And yet, when I look at Pierre Gauthier, right or wrong, I envision a guy who will stab a colleague in the back rather than fall on the sword like the old knight would for him, like the old knight
in fact did
for him IMO, by taking all of the responsibility and therefore the whole blame in case of failure for the major team makeover, one which might very well have been orchestrated by the guy now in place, because they both knew about to upcoming switch. Bob Gainey is not the kind of man to create a mess and bail out. Heís the man who stood strong through adversity all his life. What he did, to me, is fall on the sword.
You might disagree with me and thatís fine, but I like to think that if I, who I repeat is not at all judgmental in day to day life towards others, feel like there are some serious character flaws that transpire through Gauthierís press interactions, I assume many others feel this way. This was exacerbated by the reputation that preceded him and the PR nightmare that just ended. Those old timers, the ones longing for the lost purity of what that sport once was, they remembered, they got poked and the bear woke up. Gauthier didnít see it coming, he didnít because heís much more of an outside businessman type than the passionate ambassador others before him were. Judging from his latest blunder, it seems he knows as much about the reality of this city and this province as I do Quantum mechanics.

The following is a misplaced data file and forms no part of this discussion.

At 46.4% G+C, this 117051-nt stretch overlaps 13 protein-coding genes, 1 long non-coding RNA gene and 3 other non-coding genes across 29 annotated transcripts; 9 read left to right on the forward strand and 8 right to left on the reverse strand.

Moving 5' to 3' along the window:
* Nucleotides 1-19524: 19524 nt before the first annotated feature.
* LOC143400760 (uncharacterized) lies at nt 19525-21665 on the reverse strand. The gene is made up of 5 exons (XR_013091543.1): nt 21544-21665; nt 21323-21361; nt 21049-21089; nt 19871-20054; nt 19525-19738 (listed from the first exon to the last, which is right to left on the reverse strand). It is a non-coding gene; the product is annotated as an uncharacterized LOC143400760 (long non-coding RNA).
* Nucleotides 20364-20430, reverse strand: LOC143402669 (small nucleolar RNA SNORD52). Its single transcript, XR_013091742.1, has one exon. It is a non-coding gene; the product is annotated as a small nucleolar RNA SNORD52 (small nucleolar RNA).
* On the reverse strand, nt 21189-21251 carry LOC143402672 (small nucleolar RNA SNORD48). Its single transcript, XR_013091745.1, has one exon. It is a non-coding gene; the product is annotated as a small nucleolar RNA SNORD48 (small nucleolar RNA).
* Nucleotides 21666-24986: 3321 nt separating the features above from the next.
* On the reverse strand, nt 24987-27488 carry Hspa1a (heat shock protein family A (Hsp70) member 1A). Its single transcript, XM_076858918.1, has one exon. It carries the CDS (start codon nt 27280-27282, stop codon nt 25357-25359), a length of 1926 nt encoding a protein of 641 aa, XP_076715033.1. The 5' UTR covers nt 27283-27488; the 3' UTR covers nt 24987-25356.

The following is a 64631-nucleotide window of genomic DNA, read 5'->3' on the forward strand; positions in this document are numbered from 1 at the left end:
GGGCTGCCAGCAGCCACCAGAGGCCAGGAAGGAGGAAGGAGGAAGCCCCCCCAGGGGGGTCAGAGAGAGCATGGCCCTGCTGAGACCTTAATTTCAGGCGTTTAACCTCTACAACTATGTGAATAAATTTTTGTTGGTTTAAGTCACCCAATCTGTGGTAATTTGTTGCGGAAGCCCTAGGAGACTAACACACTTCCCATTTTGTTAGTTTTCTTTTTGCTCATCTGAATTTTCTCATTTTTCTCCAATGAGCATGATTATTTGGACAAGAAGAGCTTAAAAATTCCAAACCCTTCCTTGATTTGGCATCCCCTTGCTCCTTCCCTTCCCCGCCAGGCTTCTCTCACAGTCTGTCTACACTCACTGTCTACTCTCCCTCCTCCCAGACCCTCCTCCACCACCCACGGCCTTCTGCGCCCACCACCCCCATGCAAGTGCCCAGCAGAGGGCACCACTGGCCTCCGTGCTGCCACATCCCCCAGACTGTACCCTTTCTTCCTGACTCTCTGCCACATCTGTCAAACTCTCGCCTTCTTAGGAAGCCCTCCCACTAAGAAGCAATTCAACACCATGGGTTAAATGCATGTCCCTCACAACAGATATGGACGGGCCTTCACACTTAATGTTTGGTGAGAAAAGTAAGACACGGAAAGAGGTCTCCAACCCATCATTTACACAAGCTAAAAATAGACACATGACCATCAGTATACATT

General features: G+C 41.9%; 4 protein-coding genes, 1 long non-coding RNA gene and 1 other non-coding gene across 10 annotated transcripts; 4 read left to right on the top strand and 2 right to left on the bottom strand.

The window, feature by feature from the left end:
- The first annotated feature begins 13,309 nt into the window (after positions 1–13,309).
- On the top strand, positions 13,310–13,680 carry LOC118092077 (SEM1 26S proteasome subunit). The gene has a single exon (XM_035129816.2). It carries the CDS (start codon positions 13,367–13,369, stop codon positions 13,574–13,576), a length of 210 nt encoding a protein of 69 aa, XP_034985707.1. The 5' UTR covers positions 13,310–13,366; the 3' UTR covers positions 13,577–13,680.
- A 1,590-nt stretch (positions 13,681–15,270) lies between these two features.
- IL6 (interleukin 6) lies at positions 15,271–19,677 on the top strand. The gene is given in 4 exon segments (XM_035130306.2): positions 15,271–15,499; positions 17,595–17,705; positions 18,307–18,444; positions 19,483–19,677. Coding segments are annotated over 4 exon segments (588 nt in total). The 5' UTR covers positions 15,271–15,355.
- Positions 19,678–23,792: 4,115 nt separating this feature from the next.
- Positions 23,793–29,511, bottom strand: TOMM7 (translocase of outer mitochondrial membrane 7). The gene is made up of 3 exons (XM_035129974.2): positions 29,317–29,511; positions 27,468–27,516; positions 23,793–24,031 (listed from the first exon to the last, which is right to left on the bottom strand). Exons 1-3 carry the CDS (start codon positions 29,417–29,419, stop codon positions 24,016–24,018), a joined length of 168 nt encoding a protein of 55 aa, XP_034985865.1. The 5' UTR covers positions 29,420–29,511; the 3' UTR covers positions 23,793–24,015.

A guy like that canít manage a team like this, a team, a fanbase, with so much backstory. He has no authority, and thatís why the hounds were unleashed in record time when he tripped over himself the last few weeks. He got lambasted. Of course, eventually, they all lose immunity, like Gainey did with the usual whiners and the odd heartbroken diva, like F. Gagnon, who started to hold a grudge against the evil monster who tore to pieces his good friend Claude Julien, and whoís also repeating the same over-emotional routine with PG now that his buddy JM was shown the same door (whatís with this guy and his love for coaches anyway).